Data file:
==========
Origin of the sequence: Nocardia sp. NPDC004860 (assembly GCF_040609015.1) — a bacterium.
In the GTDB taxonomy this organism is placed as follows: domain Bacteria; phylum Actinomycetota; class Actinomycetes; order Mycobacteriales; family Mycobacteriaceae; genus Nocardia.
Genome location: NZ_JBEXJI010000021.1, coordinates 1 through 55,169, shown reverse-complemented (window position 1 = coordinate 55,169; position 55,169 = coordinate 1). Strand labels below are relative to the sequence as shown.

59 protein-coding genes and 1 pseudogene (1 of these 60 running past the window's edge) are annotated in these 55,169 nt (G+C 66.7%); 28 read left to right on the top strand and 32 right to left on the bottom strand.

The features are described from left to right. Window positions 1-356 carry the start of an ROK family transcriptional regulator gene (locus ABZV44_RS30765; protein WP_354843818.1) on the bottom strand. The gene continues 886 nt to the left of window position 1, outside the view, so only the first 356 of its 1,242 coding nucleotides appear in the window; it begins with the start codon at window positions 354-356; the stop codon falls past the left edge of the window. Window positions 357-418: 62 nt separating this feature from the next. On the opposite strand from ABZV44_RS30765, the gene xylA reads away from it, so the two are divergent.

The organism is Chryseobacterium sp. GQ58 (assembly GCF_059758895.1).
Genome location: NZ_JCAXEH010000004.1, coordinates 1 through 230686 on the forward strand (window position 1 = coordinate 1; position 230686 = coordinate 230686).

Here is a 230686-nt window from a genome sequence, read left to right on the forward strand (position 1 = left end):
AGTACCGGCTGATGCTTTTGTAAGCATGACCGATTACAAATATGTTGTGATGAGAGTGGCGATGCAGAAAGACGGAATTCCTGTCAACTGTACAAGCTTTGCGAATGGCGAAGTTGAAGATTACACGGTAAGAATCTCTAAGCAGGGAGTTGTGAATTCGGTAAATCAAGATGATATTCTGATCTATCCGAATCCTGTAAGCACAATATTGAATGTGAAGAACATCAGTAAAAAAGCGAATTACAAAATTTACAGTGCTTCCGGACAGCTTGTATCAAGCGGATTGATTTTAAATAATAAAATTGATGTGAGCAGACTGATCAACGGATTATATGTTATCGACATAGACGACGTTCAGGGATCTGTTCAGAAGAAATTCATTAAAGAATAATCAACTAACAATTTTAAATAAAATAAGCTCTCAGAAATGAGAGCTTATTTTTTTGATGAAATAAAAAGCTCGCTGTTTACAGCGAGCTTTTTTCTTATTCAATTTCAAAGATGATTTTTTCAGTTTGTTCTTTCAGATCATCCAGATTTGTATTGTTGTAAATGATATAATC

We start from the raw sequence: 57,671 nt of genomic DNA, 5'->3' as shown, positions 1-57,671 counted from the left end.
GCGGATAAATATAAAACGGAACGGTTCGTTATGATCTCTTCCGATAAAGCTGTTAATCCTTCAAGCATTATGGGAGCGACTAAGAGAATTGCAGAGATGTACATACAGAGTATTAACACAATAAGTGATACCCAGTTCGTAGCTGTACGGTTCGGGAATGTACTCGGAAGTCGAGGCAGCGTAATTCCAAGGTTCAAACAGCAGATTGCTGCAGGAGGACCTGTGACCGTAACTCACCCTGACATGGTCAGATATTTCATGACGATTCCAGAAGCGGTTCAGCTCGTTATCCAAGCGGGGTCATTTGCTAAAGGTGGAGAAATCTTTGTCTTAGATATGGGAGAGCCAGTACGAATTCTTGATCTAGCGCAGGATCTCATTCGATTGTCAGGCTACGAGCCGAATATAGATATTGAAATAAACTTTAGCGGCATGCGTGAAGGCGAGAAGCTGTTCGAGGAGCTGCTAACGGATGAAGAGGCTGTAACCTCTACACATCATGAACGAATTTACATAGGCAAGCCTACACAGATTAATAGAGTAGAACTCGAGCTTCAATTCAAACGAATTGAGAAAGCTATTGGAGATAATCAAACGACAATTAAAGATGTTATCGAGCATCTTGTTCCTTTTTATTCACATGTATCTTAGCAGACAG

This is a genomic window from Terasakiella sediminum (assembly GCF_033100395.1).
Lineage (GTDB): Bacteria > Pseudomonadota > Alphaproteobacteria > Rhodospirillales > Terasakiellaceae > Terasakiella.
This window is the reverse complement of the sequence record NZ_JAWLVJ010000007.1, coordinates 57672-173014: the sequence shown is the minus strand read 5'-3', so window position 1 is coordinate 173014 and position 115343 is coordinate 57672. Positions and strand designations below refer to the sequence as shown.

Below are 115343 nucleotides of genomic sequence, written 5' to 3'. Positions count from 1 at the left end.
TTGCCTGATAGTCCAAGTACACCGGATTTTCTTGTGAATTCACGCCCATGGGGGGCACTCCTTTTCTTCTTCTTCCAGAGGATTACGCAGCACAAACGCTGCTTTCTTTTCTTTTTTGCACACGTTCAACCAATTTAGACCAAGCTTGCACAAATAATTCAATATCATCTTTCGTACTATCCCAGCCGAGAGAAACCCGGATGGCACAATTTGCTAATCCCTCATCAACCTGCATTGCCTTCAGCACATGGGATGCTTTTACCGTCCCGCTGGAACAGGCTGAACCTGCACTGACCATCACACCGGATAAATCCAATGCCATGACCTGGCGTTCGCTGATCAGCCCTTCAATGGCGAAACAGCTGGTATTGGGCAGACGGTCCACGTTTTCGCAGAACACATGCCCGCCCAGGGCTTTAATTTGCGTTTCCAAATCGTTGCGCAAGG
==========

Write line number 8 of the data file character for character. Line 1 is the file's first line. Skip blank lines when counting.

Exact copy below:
Here is a 230686-nt window from a genome sequence, read left to right on the forward strand (position 1 = left end):